So what is Design Thinking and how does it relate to designing learning and facilitating learning experiences and how an it be used as a pedagogical tool?

Design thinking is a mindset. It is optimistic, collaborative, human centred and creative and it’s experimental. It’s the confidence that everyone can be part of creating a more desirable future, and the design process empowers people to take action when faced with a difficult challenge. That kind of optimism is well needed in education and in students heading out into a challenged global environment.

Image result for design thinking

Design thinking is a team sport and through small design challenges we and our learners can learn the attitudes and mindsets to collaborate and create, experimenting by framing a learning through design challenge, unpacking assumptions about the challenge or problem, exploring the problem space with users, defining a point of view about the challenge.

Through optimistic and energised ideation a design team can  learn to ‘turn off’ the evaluator mindset and generate ideas through divergent thinking; brainstorming, building on one another’s ideas, generating lots of ideas to create great ideas, and learning that sometimes seemingly wild ideas are the spark to something better; out of the box possibilities; solutions to wicked problems. Ideas are selected for development through voting and the design team builds to learn through improv and role play to imagine possibilities before building simple, fail fast mockups and prototypes to share with users for feedback. What works, what doesn’t..? Return to prototype… return to test… iterate…until ‘Ahah! We did it! Our solution has cracked the problem; what a feeling… ‘like something inside me changed.’

Image result for design thinking for educators

The Design Thinking Toolkit for Educators contains the process and methods of design. Developed by the global design company Ideo, (Founded by David Kelley who also founded Stanford’s d.School). The toolkit offers new ways to be intentional and collaborative when designing educational experiences, and empowers educators to create  impactful student centred learning solutions, but also to integrate design thinking into problem based learning as a creative problem solving process. The process empowers students to get creative, starting by solving simple human centred challenges to prepare them for tackling seemingly insoluble challenges.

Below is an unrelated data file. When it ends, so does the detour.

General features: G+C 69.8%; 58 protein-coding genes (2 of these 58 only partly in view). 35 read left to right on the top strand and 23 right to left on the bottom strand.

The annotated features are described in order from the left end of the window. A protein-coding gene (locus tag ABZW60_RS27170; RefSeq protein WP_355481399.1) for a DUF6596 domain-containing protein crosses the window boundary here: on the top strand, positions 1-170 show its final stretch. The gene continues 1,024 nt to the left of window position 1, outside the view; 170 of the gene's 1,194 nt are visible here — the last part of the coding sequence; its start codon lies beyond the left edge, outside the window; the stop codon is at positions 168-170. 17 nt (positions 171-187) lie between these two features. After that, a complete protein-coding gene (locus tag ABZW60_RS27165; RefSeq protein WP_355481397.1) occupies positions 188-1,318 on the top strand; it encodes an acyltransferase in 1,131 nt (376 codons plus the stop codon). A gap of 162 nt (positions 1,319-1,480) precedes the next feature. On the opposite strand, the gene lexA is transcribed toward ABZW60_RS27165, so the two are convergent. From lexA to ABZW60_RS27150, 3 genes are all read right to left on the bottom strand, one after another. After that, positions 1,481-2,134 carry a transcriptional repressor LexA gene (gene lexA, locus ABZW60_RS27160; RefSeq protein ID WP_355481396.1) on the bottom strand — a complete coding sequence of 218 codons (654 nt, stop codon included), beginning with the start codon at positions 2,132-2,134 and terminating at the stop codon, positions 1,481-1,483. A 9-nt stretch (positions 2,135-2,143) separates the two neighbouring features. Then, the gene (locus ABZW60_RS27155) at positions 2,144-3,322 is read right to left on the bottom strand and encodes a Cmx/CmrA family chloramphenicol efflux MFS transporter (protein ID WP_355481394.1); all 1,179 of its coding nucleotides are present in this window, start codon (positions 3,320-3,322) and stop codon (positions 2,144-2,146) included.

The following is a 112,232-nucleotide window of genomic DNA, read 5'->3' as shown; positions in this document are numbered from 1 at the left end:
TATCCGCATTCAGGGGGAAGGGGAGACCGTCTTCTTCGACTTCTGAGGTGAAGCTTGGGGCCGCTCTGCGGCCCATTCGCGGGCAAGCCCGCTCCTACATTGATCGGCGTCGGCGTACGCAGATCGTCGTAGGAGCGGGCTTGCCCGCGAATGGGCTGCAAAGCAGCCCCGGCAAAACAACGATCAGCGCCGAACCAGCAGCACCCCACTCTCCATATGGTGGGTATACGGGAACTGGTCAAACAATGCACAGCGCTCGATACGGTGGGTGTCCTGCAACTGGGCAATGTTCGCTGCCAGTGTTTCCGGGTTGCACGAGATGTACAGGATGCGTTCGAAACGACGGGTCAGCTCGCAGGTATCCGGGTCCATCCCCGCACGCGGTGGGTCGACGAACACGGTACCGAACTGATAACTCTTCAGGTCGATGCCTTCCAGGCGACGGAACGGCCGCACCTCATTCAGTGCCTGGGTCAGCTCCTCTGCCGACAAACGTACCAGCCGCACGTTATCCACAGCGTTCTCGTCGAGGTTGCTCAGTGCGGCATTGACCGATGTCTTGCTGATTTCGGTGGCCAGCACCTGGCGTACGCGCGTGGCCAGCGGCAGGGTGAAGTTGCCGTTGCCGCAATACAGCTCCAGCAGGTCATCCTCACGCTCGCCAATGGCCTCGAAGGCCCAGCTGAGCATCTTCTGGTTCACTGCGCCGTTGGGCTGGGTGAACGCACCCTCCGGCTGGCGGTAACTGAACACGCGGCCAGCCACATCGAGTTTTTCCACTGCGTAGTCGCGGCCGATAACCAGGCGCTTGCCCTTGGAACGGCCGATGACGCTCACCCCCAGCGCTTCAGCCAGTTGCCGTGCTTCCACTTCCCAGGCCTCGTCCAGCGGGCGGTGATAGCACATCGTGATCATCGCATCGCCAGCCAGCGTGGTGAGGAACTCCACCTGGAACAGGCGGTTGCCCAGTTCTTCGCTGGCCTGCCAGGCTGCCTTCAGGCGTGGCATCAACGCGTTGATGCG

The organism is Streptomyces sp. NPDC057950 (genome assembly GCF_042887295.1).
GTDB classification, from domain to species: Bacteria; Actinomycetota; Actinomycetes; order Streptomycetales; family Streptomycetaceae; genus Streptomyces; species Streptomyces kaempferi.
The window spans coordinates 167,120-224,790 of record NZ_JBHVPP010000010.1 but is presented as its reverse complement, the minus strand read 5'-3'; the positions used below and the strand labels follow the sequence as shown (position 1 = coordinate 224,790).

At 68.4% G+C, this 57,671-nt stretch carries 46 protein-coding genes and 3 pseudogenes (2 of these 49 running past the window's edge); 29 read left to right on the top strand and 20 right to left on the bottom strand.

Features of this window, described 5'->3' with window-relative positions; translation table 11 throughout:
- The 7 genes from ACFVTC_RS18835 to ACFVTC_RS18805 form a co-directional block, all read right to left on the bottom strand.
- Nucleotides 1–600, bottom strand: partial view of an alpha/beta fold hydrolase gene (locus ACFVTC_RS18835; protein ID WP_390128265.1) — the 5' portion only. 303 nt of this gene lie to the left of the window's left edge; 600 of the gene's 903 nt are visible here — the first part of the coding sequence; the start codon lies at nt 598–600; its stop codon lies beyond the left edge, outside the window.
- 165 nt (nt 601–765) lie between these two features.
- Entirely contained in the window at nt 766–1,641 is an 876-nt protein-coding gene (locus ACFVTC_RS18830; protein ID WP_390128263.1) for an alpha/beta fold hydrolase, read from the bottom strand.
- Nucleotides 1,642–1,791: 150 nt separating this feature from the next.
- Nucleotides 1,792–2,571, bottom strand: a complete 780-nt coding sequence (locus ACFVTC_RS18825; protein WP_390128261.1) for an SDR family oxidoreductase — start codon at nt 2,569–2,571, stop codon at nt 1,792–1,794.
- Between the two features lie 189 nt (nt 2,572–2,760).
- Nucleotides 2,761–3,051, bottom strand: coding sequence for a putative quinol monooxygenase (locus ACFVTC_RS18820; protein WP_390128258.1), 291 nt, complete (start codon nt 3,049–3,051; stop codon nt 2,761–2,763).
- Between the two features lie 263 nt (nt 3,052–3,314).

‘Educators from across the world are facing design challenges every single day, from feedback systems to daily schedules. Wherever they fall on the spectrum of scale – the challenges educators are confronted with are real, complex, and varied. And as such, they require new perspectives, new tools, and new approaches. Design Thinking is one of them.’ Ideo.com

What was woefully missing in my education, and my daughter’s after me, were those serendipidous ‘A-ha’ moments in learning, and it’s this creative, human agency, I now believe that is at the heart of our work as educators. We have a short window of opportunity to intentionally develop learners as creative problem solvers, innovators and value creators beyond their discipline; skills for living and for lifelong learning.

‘Tell me and I will forget, show me and I may remember, involve me and I learn.’

Benjamin Franklin

My thanks first to Humera Fasihuddin, (Maker of movements that start small) Co-Director, University Innovation Fellows at Hasso Plattner Institute of Design at Stanford ( d.school ) for answering the call to learn from ‘Creative Confidence’ and calling in to Lancaster University to kickstart our movement. You made possible a world of change in us that day and for the creative confidence of many more in the future.

Thank you to  Enterprise Educators UK for part funding this learning experience with the Richard Beresford Bursary. More details on how to apply here.

Resources:

Teaching innovators can download Design Thinking for Educators here.

A Canvas to design learning here

Sir Ken Robinson’s ‘Whats the point of creativity at University’ here.